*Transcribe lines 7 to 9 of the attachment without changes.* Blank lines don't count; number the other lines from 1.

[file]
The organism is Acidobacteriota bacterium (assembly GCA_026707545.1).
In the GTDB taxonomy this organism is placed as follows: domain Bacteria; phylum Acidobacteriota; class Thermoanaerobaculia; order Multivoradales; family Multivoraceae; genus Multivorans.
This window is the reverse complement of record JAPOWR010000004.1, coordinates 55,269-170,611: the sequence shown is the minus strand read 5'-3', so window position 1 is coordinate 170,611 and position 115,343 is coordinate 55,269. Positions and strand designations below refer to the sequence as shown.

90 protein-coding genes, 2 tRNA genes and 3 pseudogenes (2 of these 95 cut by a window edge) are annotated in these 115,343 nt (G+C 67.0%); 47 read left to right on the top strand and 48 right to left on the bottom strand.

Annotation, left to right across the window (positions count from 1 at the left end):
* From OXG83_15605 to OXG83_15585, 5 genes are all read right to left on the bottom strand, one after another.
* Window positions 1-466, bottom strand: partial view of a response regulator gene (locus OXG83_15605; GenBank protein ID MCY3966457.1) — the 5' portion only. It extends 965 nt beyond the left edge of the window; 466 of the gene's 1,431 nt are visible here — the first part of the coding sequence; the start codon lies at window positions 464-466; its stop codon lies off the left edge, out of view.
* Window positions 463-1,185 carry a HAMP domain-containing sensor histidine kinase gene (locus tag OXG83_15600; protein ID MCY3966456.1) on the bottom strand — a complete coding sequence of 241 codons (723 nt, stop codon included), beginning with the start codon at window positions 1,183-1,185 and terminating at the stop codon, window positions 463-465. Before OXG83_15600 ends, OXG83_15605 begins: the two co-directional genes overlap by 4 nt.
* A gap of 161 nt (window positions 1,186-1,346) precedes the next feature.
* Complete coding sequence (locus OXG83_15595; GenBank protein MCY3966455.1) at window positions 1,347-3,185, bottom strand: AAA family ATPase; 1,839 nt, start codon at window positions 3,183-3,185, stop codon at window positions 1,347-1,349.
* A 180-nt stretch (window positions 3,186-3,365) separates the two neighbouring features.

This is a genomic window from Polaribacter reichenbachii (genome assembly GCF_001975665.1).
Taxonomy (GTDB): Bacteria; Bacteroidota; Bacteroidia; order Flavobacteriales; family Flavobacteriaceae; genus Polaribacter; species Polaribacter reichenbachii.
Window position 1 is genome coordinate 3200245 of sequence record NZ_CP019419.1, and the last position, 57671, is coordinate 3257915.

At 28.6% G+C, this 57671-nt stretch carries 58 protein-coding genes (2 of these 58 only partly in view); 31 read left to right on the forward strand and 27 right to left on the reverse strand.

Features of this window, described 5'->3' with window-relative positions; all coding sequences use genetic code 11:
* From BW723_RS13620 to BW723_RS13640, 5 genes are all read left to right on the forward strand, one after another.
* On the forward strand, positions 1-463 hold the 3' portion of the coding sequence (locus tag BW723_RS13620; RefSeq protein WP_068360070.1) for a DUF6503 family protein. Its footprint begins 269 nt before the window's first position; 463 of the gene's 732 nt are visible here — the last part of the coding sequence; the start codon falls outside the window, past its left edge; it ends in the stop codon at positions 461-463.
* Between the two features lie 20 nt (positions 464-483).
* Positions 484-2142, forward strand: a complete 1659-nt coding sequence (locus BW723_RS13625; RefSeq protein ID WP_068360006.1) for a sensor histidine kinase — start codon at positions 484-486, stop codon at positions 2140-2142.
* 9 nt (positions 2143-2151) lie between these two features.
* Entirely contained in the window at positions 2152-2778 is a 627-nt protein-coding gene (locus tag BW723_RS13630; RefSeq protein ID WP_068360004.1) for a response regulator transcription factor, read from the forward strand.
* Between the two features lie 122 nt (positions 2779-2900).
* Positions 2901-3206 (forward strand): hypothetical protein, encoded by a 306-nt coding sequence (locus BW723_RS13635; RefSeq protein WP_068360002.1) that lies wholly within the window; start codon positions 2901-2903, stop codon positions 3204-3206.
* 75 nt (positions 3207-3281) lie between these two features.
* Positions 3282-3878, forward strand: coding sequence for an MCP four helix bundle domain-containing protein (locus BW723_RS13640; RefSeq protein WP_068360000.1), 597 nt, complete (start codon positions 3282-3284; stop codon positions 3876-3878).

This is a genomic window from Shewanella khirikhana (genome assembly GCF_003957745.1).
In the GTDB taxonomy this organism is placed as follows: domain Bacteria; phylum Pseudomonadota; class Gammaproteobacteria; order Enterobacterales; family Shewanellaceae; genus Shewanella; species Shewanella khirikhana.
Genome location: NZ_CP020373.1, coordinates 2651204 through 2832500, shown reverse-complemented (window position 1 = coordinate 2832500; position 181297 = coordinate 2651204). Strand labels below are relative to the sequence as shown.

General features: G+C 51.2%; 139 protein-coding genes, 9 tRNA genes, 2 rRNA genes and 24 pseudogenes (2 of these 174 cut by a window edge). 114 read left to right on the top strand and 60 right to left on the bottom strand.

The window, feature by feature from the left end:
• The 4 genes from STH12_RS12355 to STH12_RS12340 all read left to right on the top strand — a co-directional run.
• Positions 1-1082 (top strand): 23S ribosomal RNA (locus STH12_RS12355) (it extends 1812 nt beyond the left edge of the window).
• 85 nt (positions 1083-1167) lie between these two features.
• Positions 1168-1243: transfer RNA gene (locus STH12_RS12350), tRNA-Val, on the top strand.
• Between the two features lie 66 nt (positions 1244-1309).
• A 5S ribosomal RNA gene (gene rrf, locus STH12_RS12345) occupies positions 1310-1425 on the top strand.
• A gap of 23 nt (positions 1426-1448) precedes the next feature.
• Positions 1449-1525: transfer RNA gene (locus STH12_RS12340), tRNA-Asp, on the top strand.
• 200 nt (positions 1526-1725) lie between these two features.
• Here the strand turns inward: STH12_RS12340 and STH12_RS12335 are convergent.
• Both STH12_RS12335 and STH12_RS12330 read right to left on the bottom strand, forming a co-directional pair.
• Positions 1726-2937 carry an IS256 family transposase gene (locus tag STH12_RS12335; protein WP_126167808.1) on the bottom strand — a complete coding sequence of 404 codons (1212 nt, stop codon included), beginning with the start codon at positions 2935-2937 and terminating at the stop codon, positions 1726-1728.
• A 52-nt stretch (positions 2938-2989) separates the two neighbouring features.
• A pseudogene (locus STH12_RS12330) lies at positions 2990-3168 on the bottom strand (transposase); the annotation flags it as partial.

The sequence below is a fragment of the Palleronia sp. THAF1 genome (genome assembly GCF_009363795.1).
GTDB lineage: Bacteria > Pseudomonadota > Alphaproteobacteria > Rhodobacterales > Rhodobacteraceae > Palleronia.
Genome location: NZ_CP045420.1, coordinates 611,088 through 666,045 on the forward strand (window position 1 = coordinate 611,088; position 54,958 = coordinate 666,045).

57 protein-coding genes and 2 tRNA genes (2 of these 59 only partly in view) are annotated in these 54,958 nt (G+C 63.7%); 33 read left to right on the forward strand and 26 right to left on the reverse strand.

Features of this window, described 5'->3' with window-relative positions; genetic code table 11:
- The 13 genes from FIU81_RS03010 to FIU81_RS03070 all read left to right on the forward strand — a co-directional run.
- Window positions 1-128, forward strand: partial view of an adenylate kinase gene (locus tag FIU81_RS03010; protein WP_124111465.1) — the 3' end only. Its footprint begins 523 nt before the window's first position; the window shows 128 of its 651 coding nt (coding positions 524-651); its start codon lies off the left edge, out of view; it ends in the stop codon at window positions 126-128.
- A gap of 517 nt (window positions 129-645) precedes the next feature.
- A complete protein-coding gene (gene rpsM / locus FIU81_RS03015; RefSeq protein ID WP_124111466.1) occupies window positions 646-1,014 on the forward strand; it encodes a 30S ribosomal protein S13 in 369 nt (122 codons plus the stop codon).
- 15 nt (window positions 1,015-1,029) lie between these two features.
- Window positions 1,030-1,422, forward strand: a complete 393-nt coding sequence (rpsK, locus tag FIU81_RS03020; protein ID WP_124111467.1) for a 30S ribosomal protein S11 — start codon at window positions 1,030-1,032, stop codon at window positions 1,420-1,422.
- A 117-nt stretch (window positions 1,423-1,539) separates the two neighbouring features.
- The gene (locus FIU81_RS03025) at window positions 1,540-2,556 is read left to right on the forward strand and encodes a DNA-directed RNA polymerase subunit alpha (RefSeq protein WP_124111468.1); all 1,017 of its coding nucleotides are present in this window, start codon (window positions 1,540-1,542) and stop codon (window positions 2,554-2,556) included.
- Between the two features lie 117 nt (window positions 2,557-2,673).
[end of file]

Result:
* Window positions 1-466, bottom strand: partial view of a response regulator gene (locus OXG83_15605; GenBank protein ID MCY3966457.1) — the 5' portion only. It extends 965 nt beyond the left edge of the window; 466 of the gene's 1,431 nt are visible here — the first part of the coding sequence; the start codon lies at window positions 464-466; its stop codon lies off the left edge, out of view.
* Window positions 463-1,185 carry a HAMP domain-containing sensor histidine kinase gene (locus tag OXG83_15600; protein ID MCY3966456.1) on the bottom strand — a complete coding sequence of 241 codons (723 nt, stop codon included), beginning with the start codon at window positions 1,183-1,185 and terminating at the stop codon, window positions 463-465. Before OXG83_15600 ends, OXG83_15605 begins: the two co-directional genes overlap by 4 nt.
* A gap of 161 nt (window positions 1,186-1,346) precedes the next feature.